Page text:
Gov. Gretchen Whitmer addressed the State of Michigan after a plan to kidnap her and other Michigan government officials was thwarted by state and federal law enforcement agencies. She started by saying thank you to law enforcement and FBI agents who participated in stopping this [...]
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You’re thinking: Since when did an animated rat-flick review fit into a gay rag? If I wanted to bullshit you, I’d quip, “Somewhere, there’s a rodent that’s spending too much time lurking under the shower drain in the men’s locker room.” Your face would likely contort, you might decide to get rid of your breakfast on me, and you’d walk away. Then, I’d beg you to stay, offering a more logical explanation: If we can embrace bears, then why not rats?
Granted, Remy (voiced by comedian Patton Oswalt) doesn’t spend time wooing over men’s rumps, or trying to sneak a peek at some schlongs, but that’s because the bristly, bluish protagonist of Pixar’s “Ratatouille” is too busy whipping up delicious dishes – no, seriously – at a Parisian restaurant.
But Remy, penis connoisseur or not, and the queers share a common bond that goes beyond their Euro fervor – whether that’s for the food, or the men, the link’s there (sort of). Really, though, it’s the rise-above theme, featuring a human-hated critter looking for his place – as a chef, no less – in a world that would rather squash him than engage in a convo (someone, buy President Bush a ticket).
Now, I admit, that’s like chit-chatting with a pooch, or a cat, or a bird – all of which I’ve seen done, and have been guilty of – but there’s something about witnessing a rat that makes people cringe, stammer, flee – or find a suitable weapon (options: shoe, trap, knife, bazooka, bomb)to send it into eternal rat rest. Usually, the latter.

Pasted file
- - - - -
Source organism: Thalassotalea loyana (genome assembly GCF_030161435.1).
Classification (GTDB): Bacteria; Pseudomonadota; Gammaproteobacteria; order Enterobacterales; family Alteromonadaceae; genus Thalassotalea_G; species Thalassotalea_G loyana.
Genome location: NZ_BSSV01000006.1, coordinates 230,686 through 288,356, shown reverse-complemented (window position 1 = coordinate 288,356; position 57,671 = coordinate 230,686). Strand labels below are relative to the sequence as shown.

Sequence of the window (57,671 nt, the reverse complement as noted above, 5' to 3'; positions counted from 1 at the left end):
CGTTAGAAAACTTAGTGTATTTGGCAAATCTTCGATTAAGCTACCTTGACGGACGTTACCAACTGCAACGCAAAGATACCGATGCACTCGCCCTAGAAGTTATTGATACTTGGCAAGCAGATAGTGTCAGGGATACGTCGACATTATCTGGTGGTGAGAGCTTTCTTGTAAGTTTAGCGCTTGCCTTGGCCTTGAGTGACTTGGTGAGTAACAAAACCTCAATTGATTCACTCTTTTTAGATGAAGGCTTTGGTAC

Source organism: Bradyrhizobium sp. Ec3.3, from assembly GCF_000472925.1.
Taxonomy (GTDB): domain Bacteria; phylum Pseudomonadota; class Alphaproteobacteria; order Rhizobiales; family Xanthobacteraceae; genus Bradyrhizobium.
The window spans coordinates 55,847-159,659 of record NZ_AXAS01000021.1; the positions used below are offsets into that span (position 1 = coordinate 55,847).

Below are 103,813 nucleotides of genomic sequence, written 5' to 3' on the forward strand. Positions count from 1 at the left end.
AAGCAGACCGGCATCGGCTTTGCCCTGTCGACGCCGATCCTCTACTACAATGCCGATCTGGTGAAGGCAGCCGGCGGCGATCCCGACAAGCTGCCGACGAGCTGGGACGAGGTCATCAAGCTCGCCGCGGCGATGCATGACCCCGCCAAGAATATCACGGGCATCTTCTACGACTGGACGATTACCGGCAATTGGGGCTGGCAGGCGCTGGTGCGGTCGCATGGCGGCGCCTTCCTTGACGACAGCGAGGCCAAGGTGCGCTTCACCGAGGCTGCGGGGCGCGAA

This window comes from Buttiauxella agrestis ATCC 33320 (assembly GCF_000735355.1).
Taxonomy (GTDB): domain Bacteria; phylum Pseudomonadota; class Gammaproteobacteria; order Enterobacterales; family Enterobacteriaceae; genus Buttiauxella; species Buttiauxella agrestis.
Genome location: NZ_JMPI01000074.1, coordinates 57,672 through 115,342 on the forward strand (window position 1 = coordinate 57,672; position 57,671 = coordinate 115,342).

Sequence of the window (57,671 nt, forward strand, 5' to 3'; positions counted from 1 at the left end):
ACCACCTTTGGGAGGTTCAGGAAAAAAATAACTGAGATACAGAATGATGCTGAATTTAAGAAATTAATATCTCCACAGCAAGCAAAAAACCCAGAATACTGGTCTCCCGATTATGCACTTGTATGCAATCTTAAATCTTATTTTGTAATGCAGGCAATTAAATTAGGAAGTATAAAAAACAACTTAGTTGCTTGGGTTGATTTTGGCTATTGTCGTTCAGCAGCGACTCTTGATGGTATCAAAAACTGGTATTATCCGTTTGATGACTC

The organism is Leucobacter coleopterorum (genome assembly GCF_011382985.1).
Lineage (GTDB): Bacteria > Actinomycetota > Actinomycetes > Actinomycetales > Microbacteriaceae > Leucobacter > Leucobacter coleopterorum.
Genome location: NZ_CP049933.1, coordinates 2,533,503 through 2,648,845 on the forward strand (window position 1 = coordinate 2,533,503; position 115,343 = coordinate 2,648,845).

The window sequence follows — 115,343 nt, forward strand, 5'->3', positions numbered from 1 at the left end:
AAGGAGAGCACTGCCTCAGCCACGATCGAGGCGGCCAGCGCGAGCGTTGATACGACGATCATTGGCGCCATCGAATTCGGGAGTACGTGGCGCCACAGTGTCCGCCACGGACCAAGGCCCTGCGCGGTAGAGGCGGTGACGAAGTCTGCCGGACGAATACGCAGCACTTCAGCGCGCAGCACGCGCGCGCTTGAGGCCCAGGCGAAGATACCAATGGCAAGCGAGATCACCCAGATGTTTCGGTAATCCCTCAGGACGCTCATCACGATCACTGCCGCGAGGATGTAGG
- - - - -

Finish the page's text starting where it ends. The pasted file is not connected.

Point blank: Remy isn’t accepted by the snooty society surrounding him (sound familiar?), but that doesn’t stop him in his efforts to become the next – actually, only – rat version of Emeril. And with his cutesy contortions and the delish concoctions that’ll put ma’s cooking to shame, he’s just so damn hard to resist.
But everyone in “Ratatouille” doesn’t share that sentiment. Most notably the irritable old fogey that Remy and his comrades swipe grub from. Even the wee one’s family doesn’t accept his decision to upgrade from garbage-picking cook to fancy-food-making chef (again, sound familiar?).
Remy’s Madonna is Auguste Gusteau (Brad Garrett), an A-list chef who meets his demise shortly after his restaurant receives a crappy review from the wicked restaurant critic Anton Ego (superbly voiced by the legendary Peter O’Toole). Now a ghost, Gusteau becomes an increasingly important rah-raher for Remy – pushing him to strive for his big break after a doofus wannabe chef, Linguini, screws up some soup. So, Remy swoops in, saves the soup and we’re not supposed to roll our eyes? Of course not! Take note, foodies, from Gusteau’s book, appropriately titled, “Anyone Can Cook” ( … “Except this Reporter”).
“Ratatouille” is teeming with wholesome morals, like family values and the aforementioned beaten-but-not-buried motif. But its recipe for zesty adult-oriented wit – like a stab at Americans’ obsessions with trans fatty, fried foods – is as succulent as some of the hearty dishes Pixar flaunts. Repeating its successful streak (“The Incredibles,” “Cars”) of super-duper entertaining and visually-stimulating (i.e., sparkling Paris skylines, the photorealism of Gusteau’s kitchen) animated eye feasts, the top-notch studio’s more mature go at radiant animated flavor is a sure bet come Academy Award time.
Sure, Gusteau’s “anyone’s-a-cook” motto may fit food-making, but only a select few animated-film recipes can take the cake. “Ratatouille” owns the bakery.